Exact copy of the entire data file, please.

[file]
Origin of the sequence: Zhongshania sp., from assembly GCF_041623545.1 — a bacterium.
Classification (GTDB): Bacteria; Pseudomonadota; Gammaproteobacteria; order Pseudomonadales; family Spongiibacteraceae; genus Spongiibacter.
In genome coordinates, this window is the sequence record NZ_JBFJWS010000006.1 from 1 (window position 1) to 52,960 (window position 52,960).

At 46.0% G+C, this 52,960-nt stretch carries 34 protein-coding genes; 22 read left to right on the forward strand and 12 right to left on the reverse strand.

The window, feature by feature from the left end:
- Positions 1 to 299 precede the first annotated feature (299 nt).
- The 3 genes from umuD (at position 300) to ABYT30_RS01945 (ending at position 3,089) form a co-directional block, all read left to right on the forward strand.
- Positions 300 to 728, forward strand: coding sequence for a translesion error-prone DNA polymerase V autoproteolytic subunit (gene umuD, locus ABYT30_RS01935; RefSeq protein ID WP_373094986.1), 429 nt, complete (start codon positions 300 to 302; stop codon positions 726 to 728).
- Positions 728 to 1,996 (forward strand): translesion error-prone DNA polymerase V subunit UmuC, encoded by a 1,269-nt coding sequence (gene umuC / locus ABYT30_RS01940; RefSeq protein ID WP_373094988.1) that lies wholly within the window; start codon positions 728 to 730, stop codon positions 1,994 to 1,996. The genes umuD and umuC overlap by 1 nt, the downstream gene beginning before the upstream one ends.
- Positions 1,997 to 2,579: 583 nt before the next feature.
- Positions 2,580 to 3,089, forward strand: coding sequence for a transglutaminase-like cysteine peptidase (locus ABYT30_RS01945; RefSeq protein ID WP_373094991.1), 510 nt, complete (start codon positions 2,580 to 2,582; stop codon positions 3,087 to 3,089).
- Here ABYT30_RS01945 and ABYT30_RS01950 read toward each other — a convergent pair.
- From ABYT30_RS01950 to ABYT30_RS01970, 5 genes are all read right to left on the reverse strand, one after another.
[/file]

Origin of the sequence: Zhongshania sp., from assembly GCF_041623545.1 — a bacterium.
Classification (GTDB): Bacteria; Pseudomonadota; Gammaproteobacteria; order Pseudomonadales; family Spongiibacteraceae; genus Spongiibacter.
In genome coordinates, this window is the sequence record NZ_JBFJWS010000006.1 from 1 (window position 1) to 52,960 (window position 52,960).

At 46.0% G+C, this 52,960-nt stretch carries 34 protein-coding genes; 22 read left to right on the forward strand and 12 right to left on the reverse strand.

The window, feature by feature from the left end:
- Positions 1 to 299 precede the first annotated feature (299 nt).
- The 3 genes from umuD (at position 300) to ABYT30_RS01945 (ending at position 3,089) form a co-directional block, all read left to right on the forward strand.
- Positions 300 to 728, forward strand: coding sequence for a translesion error-prone DNA polymerase V autoproteolytic subunit (gene umuD, locus ABYT30_RS01935; RefSeq protein ID WP_373094986.1), 429 nt, complete (start codon positions 300 to 302; stop codon positions 726 to 728).
- Positions 728 to 1,996 (forward strand): translesion error-prone DNA polymerase V subunit UmuC, encoded by a 1,269-nt coding sequence (gene umuC / locus ABYT30_RS01940; RefSeq protein ID WP_373094988.1) that lies wholly within the window; start codon positions 728 to 730, stop codon positions 1,994 to 1,996. The genes umuD and umuC overlap by 1 nt, the downstream gene beginning before the upstream one ends.
- Positions 1,997 to 2,579: 583 nt before the next feature.
- Positions 2,580 to 3,089, forward strand: coding sequence for a transglutaminase-like cysteine peptidase (locus ABYT30_RS01945; RefSeq protein ID WP_373094991.1), 510 nt, complete (start codon positions 2,580 to 2,582; stop codon positions 3,087 to 3,089).
- Here ABYT30_RS01945 and ABYT30_RS01950 read toward each other — a convergent pair.
- From ABYT30_RS01950 to ABYT30_RS01970, 5 genes are all read right to left on the reverse strand, one after another.